<div class="box_1 item_1">
<h2>This is box 1 with an order number of 1</h2>
<p>box 1</p>
<p>
Lorem Ipsum is simply dummy text of the printing
</p>
</div>
<div class="box_2 item_2">
<h2>This is box 2 with an order number of 3</h2>
<p>box 2</p>
<p>
Lorem Ipsum is simply dummy text of the printing
</div>
<div class="box_3 item_3">
<h2>This is box 3 with an order number of 1</h2>
<p>box 3</p>
<p>
Lorem Ipsum is simply dummy text of the printing
</div>

Save your files and refresh your browser. The order of the divs will have changed to correspond with the item order value.

We can now change just the order number to get different order for the divs:

Now lets explore a great property that works when display is set to flex, the property is flex wrap.

Here is a live example of a flex container with a lot of content, but does not have flex wrap initiated: live example

flex container without flex wrap

Now if we add flex wrap to the container we will see things become more organized.

.container{
display: flex;
flex-wrap: wrap;
background: rgba(0, 0, 220, 0.3);
border-radius: 7px;
}

Refresh the browser after saving your CSS file and the page should now look like this!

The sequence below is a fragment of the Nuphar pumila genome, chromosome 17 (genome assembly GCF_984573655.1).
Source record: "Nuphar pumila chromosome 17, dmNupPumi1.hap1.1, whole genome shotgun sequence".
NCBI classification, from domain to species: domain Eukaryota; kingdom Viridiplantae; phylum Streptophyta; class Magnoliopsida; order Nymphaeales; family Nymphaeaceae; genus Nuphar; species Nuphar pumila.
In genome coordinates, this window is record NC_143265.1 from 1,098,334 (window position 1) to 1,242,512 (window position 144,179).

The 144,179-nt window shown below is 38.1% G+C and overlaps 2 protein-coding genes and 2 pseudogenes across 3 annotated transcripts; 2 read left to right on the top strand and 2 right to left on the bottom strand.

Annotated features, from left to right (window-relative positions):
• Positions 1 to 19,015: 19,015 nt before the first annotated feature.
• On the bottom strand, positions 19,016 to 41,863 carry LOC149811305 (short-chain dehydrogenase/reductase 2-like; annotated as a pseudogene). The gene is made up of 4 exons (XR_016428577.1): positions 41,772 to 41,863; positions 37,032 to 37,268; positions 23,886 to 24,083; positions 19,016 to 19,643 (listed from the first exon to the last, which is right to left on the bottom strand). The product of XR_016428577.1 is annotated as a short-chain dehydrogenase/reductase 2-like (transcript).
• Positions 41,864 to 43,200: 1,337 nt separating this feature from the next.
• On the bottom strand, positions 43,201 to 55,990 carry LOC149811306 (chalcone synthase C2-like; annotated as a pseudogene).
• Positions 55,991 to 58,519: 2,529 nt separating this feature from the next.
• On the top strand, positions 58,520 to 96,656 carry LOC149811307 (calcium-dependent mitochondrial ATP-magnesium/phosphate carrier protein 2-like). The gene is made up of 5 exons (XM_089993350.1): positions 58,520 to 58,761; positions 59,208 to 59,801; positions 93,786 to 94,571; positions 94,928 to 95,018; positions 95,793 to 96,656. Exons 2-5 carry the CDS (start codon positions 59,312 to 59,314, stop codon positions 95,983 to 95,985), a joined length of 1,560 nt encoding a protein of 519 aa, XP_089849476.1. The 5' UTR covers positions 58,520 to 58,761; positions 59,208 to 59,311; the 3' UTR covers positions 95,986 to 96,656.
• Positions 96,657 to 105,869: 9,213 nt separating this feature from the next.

flex container with the flex wrap property defined

You can also wrap-reverse as another option for flex-wrap which reverses the order of the elements.

Now that we have our elements moving to another line in a responsive manner lets add some intuitive spacing between the elements by adding the justify-content property to the parent container.

.container{
display: flex;
flex-wrap: wrap;
justify-content: space-around;
background: rgba(0, 0, 220, 0.2);
}

The options for justify-content are flex-start, flex-end, center, space-between, space-around, and space-evenly. You can see an example of space-around Here!

space-around justify property
space-between justify property

The justify property simplifies spacing of elements tremendously and is great for gallery situations. Another great property to use as a spacing solution is the grow property. Unlike the justify property the grow property is applied to the child element. I like to add it to the item_order class we created:

.item_1 {
order: 1; /* default is 0 */
flex-grow: 1;
}
.item_2 {
order: 1; /* default is 0 */
flex-grow: 4;
}
.item_3 {
order: 1; /* default is 0 */
flex-grow: 5;
}

Save and reload your page. Live example Here!

The number associated to the element will decide how much space it will take up. Notice the divs on the bottom. They each have a different grow value. Box 3 has the largest grow value while Box 1 has the lowest.

Flex is a great addition to modern browsers and should be used in place of other more complicated techniques. There are a few more properties to use with flex that I did not go over here, but you can check them out Here.

Data Driven Investor

from confusion to clarity not insanity

Brian Mayrose

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Data Driven Investor

from confusion to clarity not insanity